||Technology in Australia 1788-1988
Table of Contents
I 1. Introduction
II 2. The Role Of Technology
III 3. Some Highlights Of Australian Minerals Technology
iv Technology in iron ore mining
v Iron and steel technology
vii Mineral sands
viii Bauxite, alumina, aluminium
IV 4. Other Technological Achievements (in brief)
V 5. Export Of Technology
VI 6. Education And Research
VII 7. The Scientific Societies
VIII 8. Conclusion
Mount Lyell technology (continued)
The highly pyritic copper and gold bearing ores of the district were the subject of intensive experiments in smelting, culminating in the first successful operation in the world of full pyritic smelting without added fuel and with cold blast air in the blast furnaces. The developments in blast furnace and converter design and operation under the inspired leadership of Robert Carl Sticht were truly remarkable, and enabled the company to continue full pyritic smelting for over ten years and to adjust to semi-pyritic practice as the siliceous ores of the district were drawn into the overall mining programme and the remaining pyritic orebody became basically a source of fuel for smelting concentrates from the siliceous ores.
Milling of the siliceous underground ores was initially based on gravity concentration by jigs and shaking tables, but Mount Lyell was among the earliest of the Australian mines to investigate and adopt the flotation process developed in Broken Hill, in the first instance as a supplement to gravity methods and later as a complete substitution, with greatly improved grades and recoveries of copper and gold and with subsequent benefits in smelting. The innovative approach in metallurgy continued, for example, in the practice of feeding wet flotation concentrates directly into the blast furnace and providing for a circulating load of flue dust up to 25 percent.
On present indications mining activities at Mount Lyell will be phased out in 1994, ending over 100 years of mining and metallurgical operations, during which the field was technically in the very front rank of the world's copper producers and at one stage, in 1899, it was the largest copper mine in the British Empire, with an output of 9500 tonnes of the metal. Later in its history Mount Lyell was to attain an annual production of 24 000 tonnes. It is a sad fact of history that the great technical success of pyritic smelting was achieved at horrendous cost to the environment in the destruction of a vast area of rainforest and in pollution of rivers; this would not be permissable in contemporary operations.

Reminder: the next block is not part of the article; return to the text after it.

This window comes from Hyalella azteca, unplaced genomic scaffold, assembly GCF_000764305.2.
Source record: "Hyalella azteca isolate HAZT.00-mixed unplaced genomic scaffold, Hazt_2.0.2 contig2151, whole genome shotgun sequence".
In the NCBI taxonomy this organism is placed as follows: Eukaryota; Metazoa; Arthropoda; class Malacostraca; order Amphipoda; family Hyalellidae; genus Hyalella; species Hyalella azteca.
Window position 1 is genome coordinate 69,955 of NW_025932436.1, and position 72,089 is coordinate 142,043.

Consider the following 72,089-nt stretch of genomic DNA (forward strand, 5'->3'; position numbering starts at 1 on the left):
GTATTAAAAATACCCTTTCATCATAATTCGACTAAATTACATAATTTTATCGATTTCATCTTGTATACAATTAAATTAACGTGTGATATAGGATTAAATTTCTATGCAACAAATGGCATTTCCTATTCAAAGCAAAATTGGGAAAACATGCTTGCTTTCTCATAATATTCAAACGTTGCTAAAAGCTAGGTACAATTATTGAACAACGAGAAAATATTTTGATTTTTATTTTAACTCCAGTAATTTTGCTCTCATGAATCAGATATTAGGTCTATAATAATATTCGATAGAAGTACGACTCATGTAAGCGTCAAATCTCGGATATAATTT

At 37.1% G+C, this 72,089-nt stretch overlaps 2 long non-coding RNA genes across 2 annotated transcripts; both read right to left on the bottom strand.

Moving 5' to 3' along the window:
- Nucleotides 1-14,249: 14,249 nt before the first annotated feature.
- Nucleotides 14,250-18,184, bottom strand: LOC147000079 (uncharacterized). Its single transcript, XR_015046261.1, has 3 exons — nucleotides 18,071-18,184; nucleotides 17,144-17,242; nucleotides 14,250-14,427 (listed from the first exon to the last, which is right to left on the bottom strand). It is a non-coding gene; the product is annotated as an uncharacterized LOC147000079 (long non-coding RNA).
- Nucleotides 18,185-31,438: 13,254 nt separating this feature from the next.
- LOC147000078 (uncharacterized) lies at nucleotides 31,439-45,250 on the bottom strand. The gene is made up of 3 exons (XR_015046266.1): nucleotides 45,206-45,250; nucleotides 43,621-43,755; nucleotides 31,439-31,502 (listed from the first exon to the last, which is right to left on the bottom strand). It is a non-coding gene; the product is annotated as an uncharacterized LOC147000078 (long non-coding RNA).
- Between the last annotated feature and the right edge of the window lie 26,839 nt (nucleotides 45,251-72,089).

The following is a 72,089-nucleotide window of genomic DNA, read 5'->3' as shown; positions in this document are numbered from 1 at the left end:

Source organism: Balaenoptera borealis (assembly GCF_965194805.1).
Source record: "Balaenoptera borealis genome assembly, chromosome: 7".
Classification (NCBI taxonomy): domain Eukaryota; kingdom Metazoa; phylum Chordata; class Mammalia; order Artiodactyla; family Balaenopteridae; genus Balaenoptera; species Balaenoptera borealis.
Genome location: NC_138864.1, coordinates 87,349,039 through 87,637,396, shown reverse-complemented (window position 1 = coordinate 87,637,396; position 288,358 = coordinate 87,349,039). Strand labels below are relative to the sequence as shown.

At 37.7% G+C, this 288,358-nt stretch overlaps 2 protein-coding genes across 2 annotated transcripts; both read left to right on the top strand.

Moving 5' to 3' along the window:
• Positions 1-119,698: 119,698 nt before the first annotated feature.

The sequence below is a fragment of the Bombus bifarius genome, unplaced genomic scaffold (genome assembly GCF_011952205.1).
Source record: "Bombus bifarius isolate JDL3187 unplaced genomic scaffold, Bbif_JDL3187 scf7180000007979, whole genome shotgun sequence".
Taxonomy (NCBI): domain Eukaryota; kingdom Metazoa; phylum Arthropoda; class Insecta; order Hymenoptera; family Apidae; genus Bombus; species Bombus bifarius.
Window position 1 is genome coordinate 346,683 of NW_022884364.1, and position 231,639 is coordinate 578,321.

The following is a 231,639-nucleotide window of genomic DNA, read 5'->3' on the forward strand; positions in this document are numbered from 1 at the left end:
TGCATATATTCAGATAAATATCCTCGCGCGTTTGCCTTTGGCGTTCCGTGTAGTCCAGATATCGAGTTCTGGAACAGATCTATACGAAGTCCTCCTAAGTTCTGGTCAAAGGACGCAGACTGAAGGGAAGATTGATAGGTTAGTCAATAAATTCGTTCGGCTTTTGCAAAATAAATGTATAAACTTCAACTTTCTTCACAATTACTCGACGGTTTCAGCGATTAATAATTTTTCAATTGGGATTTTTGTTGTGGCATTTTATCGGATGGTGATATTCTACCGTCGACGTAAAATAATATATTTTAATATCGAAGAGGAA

Mount Isa technology
Innovations flowing constantly from the research and development facilities at Mount Isa and at the Townsville copper refinery and manufacturing plant include impressive advances over the widest possible range, from aerial and terrestrial exploration and ore reserve estimations, through rock stress analysis and ground support systems including cemented filling, to drilling and firing techniques and haulage systems, to computer simulation and control of grinding and flotation circuits and on-stream chemical and mineral sampling and analysis of concentrator and smelter and refinery products. In addition to advances in these areas the company has pioneered, in some instances with collaborating research bodies such as AMIRA, AMDEL, CSIRO, JKMRC, AAEC and ACIRL* major production techniques such as submerged combustion processes, continuous copper casting, stainless steel cathodes and automatic stripping, new rolling methods, and application of oxygen-free high conductivity copper to electronic components, and optical fibre cable protection.
* AMIRA: Australian Mineral Industries Research Association
Organisations in Australian Science at Work - Australian Atomic Energy Commission; Australian Coal Industry Research Laboratories; Australian Mineral Development Laboratories; Australian Mineral Industries Research Association; CSIRO; Julius Kruttschnitt Mineral Research Centre; Mount Isa Mines (M.I.M.)
People in Bright Sparcs - Sticht, Robert Carl
© 1988 Print Edition pages 743 - 744, Online Edition 2000
Published by Australian Science and Technology Heritage Centre, using the Web Academic Resource Publisher